David Boyle, Geoff Mulgan, Rushanara Ali
03 October 2006
Today’s debates over hospitals and choice will soon look anachronistic and that the key priority for the NHS will be management of chronic disease.
This already drives most of the NHS’ costs and which will require radically new approaches to healthcare that put patients in control.
Life begins at 60 sets out a vision of a health service that does what the NHS was originally intended to do: keep people well and put wellness at the heart of policy.
The report argues that success in combating infectious diseases in the 19th century, and acute diseases in the 20th century, is now focusing attention on chronic diseases – from arthritis and depression to diabetes and heart disease.
This is a very different kind of epidemic: as many as 80% of GP consultations now concern chronic illness rather than the kind of health problems where traditional forms of intervention seem appropriate.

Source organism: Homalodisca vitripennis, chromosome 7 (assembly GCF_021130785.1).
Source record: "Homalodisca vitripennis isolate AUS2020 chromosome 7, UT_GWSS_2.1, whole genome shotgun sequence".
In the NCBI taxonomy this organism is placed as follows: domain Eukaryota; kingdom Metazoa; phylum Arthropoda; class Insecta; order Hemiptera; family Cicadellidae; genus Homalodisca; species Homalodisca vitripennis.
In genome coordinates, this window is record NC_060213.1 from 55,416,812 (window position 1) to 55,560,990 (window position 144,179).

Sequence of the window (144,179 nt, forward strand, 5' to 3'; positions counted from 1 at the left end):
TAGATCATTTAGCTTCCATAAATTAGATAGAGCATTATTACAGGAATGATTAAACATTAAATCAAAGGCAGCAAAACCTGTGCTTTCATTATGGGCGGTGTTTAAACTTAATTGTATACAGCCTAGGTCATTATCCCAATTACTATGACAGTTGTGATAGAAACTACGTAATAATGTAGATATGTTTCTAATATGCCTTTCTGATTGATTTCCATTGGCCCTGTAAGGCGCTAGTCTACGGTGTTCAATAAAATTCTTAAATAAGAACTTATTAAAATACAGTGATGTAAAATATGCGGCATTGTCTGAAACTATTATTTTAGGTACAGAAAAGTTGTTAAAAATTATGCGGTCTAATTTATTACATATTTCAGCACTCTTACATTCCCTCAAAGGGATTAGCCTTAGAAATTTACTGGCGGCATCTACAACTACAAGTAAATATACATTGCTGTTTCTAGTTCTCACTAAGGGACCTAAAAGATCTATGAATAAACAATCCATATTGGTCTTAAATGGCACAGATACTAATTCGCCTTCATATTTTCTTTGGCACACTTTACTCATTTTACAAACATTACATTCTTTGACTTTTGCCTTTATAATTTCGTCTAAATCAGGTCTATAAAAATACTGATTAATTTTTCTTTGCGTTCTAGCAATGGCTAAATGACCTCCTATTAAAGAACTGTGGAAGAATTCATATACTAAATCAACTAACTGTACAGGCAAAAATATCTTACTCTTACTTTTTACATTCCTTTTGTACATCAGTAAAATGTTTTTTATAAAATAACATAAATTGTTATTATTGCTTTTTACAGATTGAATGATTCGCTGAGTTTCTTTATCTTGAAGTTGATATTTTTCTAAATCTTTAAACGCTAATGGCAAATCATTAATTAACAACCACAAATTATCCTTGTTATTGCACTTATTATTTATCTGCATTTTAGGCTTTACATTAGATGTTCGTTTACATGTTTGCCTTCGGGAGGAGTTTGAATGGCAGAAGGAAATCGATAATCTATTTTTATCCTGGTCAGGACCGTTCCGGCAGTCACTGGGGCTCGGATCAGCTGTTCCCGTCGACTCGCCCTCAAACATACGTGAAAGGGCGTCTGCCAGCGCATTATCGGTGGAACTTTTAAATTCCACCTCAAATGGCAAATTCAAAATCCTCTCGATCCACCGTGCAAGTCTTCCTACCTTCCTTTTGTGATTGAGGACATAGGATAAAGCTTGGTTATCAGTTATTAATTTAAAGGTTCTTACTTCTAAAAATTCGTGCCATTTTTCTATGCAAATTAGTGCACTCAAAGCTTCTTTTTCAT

Progress towards an NHS focused on wellness will involve continued attention to diet and fitness, recognising the importance of supportive social networks and addressing the many environmental causes of ill-health: from poor food and congestion to stress and bad housing.
If you back a recovery plan based around great public services, protecting the planet and reducing inequality, please support NEF to build back better.
Ayeisha Thomas-Smith is joined by New Statesman’s Britain editor, Anoosh Chakelian and David Hall, founder of the PSIRU at the University of Greenwich
05 February 2021
Evidence of its failures alone won't end the hostile environment - we need to get organised.
16 October 2020
Learning from the international struggle for universal healthcare
Daniel Button, Akram Salhab, James Skinner, Aliya Yule, Kathryn Medien
15 October 2020
Ayeisha Thomas-Smith is joined by NEF's Sarah Arnold, Marion Sharples from the Women’s Budget Group and City University's Jo Littler.
09 October 2020